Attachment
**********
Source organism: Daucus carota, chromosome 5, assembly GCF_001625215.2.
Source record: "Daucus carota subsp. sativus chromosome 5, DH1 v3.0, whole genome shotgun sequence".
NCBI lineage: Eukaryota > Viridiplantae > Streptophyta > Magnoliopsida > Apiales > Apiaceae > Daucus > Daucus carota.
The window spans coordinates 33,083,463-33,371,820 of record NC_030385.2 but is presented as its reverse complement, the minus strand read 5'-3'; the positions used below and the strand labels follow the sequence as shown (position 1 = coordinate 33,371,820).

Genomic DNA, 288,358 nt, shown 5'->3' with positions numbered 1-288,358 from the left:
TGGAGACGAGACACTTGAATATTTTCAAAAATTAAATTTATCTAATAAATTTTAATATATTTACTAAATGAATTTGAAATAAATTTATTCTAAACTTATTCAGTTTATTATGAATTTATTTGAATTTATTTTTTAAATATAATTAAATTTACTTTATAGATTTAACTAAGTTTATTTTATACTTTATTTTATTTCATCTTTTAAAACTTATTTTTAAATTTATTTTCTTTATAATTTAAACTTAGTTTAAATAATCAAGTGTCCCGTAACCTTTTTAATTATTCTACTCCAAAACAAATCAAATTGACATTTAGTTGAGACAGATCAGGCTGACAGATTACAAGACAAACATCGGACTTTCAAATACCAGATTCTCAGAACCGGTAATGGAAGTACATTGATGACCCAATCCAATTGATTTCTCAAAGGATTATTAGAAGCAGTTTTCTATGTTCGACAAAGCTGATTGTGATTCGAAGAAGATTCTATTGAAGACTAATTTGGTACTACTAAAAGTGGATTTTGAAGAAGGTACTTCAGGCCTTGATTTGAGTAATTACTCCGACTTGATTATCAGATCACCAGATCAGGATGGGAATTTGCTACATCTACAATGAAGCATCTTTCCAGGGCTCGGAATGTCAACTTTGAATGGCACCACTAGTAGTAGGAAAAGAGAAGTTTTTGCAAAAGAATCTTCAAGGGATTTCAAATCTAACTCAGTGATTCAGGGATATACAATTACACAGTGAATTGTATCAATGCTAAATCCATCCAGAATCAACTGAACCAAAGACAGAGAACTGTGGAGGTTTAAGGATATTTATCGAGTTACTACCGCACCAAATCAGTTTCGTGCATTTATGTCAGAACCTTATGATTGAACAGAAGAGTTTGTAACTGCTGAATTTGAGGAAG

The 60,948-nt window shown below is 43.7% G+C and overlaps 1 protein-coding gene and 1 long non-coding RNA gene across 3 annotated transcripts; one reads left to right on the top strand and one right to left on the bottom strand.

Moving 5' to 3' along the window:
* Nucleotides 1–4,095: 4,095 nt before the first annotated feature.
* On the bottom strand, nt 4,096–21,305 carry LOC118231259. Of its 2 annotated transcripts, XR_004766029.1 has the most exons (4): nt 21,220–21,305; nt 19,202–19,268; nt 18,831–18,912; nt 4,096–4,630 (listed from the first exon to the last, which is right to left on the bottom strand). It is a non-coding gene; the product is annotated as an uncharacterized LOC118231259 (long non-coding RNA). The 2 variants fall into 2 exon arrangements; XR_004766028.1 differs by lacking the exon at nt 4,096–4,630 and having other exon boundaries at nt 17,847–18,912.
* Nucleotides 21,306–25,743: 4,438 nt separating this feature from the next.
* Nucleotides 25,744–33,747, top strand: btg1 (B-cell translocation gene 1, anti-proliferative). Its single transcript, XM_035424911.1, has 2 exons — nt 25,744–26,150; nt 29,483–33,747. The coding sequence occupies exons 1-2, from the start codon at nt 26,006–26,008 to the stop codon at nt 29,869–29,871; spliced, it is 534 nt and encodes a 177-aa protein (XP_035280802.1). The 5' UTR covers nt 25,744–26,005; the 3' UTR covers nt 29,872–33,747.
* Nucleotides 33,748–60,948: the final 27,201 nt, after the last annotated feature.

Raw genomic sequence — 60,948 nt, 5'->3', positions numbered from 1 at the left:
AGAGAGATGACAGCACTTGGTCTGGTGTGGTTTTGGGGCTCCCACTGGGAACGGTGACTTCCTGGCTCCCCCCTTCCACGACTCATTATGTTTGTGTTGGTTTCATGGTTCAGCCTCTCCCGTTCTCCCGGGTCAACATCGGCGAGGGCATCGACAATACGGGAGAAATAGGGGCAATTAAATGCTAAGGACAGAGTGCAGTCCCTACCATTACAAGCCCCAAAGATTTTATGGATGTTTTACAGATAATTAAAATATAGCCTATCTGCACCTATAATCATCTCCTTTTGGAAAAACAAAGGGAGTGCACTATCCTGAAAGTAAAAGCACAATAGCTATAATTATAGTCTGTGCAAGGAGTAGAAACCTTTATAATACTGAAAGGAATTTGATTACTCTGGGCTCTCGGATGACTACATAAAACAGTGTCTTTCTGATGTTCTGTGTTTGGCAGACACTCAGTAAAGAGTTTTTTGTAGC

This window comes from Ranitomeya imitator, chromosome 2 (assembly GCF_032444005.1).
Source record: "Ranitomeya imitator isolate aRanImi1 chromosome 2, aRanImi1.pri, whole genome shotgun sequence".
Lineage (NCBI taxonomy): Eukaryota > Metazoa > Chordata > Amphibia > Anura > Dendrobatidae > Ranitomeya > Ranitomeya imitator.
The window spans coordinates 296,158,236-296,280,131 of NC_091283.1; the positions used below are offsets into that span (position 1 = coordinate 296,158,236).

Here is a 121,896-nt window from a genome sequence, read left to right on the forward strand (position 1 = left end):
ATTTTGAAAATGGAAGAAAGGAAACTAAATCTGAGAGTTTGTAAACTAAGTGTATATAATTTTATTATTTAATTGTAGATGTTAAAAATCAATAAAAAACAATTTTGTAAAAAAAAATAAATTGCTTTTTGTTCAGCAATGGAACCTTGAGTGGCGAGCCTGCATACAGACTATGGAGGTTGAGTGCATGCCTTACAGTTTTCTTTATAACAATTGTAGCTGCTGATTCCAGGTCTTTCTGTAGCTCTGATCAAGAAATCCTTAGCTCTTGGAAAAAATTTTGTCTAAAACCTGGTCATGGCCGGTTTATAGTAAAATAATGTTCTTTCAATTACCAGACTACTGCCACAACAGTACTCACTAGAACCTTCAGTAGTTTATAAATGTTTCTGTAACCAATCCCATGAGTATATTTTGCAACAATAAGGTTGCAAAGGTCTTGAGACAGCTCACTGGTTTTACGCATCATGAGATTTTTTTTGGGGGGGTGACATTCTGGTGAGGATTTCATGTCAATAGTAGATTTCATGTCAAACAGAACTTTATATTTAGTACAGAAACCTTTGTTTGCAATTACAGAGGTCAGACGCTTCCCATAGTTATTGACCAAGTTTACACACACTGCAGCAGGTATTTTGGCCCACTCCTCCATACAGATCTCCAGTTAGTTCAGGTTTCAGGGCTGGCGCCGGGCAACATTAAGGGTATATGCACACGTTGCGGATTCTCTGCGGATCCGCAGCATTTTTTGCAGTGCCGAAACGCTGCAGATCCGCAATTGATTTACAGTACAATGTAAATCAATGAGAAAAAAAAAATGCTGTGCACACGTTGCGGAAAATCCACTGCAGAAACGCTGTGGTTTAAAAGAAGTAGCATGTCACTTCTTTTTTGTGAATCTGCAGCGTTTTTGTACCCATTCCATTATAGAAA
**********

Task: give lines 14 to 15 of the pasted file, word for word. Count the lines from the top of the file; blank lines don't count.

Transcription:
Raw genomic sequence — 60,948 nt, 5'->3', positions numbered from 1 at the left:
AGAGAGATGACAGCACTTGGTCTGGTGTGGTTTTGGGGCTCCCACTGGGAACGGTGACTTCCTGGCTCCCCCCTTCCACGACTCATTATGTTTGTGTTGGTTTCATGGTTCAGCCTCTCCCGTTCTCCCGGGTCAACATCGGCGAGGGCATCGACAATACGGGAGAAATAGGGGCAATTAAATGCTAAGGACAGAGTGCAGTCCCTACCATTACAAGCCCCAAAGATTTTATGGATGTTTTACAGATAATTAAAATATAGCCTATCTGCACCTATAATCATCTCCTTTTGGAAAAACAAAGGGAGTGCACTATCCTGAAAGTAAAAGCACAATAGCTATAATTATAGTCTGTGCAAGGAGTAGAAACCTTTATAATACTGAAAGGAATTTGATTACTCTGGGCTCTCGGATGACTACATAAAACAGTGTCTTTCTGATGTTCTGTGTTTGGCAGACACTCAGTAAAGAGTTTTTTGTAGC